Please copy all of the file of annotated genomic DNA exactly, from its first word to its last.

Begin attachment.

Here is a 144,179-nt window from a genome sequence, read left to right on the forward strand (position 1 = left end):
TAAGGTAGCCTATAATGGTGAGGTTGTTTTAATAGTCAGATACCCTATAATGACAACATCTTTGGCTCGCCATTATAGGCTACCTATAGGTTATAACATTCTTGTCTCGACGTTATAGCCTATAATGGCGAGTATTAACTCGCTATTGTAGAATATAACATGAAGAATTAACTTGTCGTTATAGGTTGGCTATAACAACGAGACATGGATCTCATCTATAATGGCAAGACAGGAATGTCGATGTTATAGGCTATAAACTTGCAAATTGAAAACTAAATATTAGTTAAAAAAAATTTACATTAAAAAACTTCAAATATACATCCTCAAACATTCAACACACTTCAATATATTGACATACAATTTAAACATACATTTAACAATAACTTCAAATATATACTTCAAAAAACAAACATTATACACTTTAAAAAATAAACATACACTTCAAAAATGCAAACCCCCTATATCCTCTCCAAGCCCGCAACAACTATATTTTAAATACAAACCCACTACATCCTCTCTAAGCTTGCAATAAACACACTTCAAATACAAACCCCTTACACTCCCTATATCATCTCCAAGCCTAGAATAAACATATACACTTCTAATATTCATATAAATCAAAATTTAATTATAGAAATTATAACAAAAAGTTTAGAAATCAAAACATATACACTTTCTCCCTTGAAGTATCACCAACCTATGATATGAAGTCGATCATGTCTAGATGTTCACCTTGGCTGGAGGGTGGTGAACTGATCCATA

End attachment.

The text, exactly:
Here is a 144,179-nt window from a genome sequence, read left to right on the forward strand (position 1 = left end):
TAAGGTAGCCTATAATGGTGAGGTTGTTTTAATAGTCAGATACCCTATAATGACAACATCTTTGGCTCGCCATTATAGGCTACCTATAGGTTATAACATTCTTGTCTCGACGTTATAGCCTATAATGGCGAGTATTAACTCGCTATTGTAGAATATAACATGAAGAATTAACTTGTCGTTATAGGTTGGCTATAACAACGAGACATGGATCTCATCTATAATGGCAAGACAGGAATGTCGATGTTATAGGCTATAAACTTGCAAATTGAAAACTAAATATTAGTTAAAAAAAATTTACATTAAAAAACTTCAAATATACATCCTCAAACATTCAACACACTTCAATATATTGACATACAATTTAAACATACATTTAACAATAACTTCAAATATATACTTCAAAAAACAAACATTATACACTTTAAAAAATAAACATACACTTCAAAAATGCAAACCCCCTATATCCTCTCCAAGCCCGCAACAACTATATTTTAAATACAAACCCACTACATCCTCTCTAAGCTTGCAATAAACACACTTCAAATACAAACCCCTTACACTCCCTATATCATCTCCAAGCCTAGAATAAACATATACACTTCTAATATTCATATAAATCAAAATTTAATTATAGAAATTATAACAAAAAGTTTAGAAATCAAAACATATACACTTTCTCCCTTGAAGTATCACCAACCTATGATATGAAGTCGATCATGTCTAGATGTTCACCTTGGCTGGAGGGTGGTGAACTGATCCATA